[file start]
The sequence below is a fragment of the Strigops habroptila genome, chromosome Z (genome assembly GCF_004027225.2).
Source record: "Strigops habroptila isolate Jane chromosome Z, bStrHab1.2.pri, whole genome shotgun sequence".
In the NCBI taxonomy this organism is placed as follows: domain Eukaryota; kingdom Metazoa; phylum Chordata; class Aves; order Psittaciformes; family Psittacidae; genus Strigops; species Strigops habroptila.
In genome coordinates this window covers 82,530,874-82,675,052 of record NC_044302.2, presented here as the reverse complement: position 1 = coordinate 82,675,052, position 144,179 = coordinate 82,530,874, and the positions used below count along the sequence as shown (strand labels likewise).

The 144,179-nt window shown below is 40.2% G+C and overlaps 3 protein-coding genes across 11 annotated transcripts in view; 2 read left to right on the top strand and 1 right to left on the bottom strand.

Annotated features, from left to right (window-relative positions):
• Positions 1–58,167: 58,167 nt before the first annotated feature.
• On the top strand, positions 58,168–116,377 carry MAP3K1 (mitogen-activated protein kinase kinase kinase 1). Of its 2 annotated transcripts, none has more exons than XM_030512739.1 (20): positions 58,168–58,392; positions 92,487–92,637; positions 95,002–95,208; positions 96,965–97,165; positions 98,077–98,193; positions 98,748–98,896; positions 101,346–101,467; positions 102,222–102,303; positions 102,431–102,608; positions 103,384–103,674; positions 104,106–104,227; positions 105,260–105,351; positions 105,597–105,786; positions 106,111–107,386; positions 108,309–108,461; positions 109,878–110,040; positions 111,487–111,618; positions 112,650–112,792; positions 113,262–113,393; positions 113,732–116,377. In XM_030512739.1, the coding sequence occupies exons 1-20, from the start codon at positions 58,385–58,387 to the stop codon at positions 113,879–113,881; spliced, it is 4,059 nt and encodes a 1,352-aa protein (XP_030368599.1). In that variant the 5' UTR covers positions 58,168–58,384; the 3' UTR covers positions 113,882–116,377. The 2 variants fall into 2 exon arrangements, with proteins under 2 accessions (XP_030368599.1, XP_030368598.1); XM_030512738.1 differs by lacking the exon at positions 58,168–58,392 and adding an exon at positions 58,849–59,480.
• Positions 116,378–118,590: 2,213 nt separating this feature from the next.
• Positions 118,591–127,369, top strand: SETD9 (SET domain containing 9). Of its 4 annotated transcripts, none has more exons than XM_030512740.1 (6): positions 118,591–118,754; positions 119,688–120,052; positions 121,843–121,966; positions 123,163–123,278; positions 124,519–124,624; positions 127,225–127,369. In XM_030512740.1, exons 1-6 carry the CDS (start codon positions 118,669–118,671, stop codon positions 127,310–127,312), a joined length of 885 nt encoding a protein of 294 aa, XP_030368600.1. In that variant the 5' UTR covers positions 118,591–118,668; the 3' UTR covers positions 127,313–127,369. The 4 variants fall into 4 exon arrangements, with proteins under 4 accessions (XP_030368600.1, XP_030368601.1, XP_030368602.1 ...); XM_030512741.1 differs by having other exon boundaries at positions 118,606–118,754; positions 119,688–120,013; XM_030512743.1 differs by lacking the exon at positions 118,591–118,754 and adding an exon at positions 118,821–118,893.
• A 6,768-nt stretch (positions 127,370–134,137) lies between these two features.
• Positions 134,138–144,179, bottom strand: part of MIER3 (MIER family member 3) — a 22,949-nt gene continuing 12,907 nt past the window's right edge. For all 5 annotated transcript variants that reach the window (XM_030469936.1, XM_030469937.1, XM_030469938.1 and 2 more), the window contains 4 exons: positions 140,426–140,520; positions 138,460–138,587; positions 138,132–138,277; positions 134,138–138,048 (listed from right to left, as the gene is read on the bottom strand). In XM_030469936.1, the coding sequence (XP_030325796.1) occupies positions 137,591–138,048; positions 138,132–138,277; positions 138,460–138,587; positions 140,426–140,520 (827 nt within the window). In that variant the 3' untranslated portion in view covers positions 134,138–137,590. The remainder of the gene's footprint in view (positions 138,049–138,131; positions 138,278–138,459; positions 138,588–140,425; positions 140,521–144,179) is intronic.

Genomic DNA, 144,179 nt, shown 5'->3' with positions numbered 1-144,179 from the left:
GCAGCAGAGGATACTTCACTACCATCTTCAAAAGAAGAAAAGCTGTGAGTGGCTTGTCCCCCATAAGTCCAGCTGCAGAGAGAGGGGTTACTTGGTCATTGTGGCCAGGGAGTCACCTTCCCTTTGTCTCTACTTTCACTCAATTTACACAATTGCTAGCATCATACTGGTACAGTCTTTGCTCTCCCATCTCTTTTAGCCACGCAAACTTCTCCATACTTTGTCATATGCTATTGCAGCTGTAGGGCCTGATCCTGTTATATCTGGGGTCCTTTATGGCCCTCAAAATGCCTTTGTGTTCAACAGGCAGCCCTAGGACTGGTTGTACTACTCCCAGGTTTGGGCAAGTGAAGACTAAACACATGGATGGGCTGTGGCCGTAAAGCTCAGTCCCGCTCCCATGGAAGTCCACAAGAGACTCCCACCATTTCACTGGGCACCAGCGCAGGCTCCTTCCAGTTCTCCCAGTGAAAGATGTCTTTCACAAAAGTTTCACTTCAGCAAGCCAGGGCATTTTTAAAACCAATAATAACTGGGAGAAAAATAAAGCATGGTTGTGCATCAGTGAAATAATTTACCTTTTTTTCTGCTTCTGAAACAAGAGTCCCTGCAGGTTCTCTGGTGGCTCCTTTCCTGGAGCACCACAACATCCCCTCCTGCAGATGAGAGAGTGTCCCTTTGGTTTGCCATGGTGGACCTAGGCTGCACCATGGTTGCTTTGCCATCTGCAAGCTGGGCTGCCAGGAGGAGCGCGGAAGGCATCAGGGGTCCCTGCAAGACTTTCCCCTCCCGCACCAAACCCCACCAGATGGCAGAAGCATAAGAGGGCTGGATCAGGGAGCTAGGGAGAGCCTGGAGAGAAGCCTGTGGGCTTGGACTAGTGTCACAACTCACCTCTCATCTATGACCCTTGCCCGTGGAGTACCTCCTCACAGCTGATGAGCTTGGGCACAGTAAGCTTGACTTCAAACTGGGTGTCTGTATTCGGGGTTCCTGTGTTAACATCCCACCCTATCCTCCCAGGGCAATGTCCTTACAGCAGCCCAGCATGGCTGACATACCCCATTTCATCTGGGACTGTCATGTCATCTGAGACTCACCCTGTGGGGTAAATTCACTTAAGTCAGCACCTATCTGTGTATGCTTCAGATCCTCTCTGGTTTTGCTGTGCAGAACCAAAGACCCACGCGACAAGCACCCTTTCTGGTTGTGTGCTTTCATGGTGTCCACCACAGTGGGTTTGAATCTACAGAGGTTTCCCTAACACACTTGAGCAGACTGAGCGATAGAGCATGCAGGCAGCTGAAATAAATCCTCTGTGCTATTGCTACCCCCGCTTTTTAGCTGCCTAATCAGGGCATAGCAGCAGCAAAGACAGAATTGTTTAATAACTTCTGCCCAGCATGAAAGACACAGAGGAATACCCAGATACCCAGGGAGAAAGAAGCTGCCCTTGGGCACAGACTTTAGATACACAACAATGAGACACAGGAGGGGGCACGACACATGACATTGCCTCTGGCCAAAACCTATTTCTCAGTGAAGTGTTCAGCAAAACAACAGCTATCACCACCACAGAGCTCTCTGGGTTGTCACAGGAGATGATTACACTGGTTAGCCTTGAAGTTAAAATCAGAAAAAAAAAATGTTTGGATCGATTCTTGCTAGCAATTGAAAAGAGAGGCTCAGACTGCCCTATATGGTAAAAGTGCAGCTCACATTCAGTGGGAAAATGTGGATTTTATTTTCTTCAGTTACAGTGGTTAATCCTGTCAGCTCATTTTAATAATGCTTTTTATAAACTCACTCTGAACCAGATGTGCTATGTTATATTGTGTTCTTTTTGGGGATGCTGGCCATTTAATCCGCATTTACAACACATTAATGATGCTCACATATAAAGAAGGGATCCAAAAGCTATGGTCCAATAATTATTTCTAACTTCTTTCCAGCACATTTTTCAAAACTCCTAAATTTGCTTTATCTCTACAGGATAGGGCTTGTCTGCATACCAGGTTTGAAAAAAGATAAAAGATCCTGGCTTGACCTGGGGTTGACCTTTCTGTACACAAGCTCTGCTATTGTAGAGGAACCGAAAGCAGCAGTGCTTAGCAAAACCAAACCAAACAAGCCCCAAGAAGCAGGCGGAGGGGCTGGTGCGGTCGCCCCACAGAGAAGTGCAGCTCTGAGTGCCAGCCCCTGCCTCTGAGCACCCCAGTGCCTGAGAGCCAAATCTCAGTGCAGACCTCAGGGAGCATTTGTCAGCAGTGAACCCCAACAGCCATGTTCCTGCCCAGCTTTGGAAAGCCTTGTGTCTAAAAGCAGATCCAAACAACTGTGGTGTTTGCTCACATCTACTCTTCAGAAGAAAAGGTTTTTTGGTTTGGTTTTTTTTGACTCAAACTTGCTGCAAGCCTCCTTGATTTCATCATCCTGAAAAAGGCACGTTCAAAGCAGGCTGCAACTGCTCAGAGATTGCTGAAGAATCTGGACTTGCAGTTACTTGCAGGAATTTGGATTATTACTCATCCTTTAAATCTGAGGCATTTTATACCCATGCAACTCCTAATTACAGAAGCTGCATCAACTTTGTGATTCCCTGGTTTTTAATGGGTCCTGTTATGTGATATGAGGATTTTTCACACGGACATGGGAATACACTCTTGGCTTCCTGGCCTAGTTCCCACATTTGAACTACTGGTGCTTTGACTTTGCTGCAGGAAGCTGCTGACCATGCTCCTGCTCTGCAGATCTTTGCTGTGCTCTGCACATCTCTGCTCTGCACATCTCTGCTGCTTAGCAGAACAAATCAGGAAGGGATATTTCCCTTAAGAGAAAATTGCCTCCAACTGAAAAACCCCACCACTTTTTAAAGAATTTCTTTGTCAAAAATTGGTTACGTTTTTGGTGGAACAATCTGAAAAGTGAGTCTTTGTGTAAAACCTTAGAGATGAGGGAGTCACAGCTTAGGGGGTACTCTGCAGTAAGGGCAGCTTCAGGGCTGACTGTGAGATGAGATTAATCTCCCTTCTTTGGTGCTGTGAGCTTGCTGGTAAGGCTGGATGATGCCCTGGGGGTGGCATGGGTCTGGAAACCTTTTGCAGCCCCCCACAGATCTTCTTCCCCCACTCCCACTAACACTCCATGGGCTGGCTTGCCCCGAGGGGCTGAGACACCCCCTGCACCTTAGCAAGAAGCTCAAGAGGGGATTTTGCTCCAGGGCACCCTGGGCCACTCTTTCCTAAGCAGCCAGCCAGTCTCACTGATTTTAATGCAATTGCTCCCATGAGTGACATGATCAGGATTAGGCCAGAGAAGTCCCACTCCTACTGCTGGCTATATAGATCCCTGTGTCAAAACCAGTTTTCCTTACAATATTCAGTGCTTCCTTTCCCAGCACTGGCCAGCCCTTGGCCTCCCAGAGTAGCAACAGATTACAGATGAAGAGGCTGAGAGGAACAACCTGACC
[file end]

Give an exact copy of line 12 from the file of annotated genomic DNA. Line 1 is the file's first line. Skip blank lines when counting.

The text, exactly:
• Positions 134,138–144,179, bottom strand: part of MIER3 (MIER family member 3) — a 22,949-nt gene continuing 12,907 nt past the window's right edge. For all 5 annotated transcript variants that reach the window (XM_030469936.1, XM_030469937.1, XM_030469938.1 and 2 more), the window contains 4 exons: positions 140,426–140,520; positions 138,460–138,587; positions 138,132–138,277; positions 134,138–138,048 (listed from right to left, as the gene is read on the bottom strand). In XM_030469936.1, the coding sequence (XP_030325796.1) occupies positions 137,591–138,048; positions 138,132–138,277; positions 138,460–138,587; positions 140,426–140,520 (827 nt within the window). In that variant the 3' untranslated portion in view covers positions 134,138–137,590. The remainder of the gene's footprint in view (positions 138,049–138,131; positions 138,278–138,459; positions 138,588–140,425; positions 140,521–144,179) is intronic.